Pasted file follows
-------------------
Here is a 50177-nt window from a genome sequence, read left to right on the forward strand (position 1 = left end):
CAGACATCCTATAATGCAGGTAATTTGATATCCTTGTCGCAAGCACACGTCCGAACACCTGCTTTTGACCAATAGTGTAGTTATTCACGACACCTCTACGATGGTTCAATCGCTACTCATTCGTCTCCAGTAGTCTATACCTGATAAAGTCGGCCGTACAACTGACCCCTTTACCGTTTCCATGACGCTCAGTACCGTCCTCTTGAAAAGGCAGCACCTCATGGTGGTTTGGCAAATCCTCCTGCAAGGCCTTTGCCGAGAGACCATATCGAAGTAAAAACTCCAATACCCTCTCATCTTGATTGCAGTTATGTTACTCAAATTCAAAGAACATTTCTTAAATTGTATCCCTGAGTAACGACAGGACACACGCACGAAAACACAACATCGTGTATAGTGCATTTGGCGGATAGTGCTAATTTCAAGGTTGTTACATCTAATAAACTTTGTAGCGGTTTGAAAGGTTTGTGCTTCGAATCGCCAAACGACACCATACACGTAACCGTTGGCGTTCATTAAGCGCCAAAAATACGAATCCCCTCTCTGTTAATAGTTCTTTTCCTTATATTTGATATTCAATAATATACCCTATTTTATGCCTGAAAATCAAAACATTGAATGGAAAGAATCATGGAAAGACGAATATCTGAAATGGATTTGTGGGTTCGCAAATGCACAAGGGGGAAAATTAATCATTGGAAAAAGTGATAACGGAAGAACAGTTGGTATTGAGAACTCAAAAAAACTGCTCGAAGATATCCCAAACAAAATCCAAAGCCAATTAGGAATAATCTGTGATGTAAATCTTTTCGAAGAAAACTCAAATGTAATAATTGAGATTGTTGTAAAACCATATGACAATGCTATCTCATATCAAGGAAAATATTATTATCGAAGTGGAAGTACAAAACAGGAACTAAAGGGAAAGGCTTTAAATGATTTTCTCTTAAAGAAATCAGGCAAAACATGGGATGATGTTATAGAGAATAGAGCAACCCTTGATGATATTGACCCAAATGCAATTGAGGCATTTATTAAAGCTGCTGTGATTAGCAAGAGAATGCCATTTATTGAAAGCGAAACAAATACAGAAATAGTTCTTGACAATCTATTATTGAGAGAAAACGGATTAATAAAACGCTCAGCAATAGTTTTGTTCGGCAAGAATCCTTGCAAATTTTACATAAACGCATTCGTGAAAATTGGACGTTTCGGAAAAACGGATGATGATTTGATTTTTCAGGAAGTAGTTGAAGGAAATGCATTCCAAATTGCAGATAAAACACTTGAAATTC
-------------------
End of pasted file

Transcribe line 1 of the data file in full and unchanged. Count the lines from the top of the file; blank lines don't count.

Here is a 50177-nt window from a genome sequence, read left to right on the forward strand (position 1 = left end):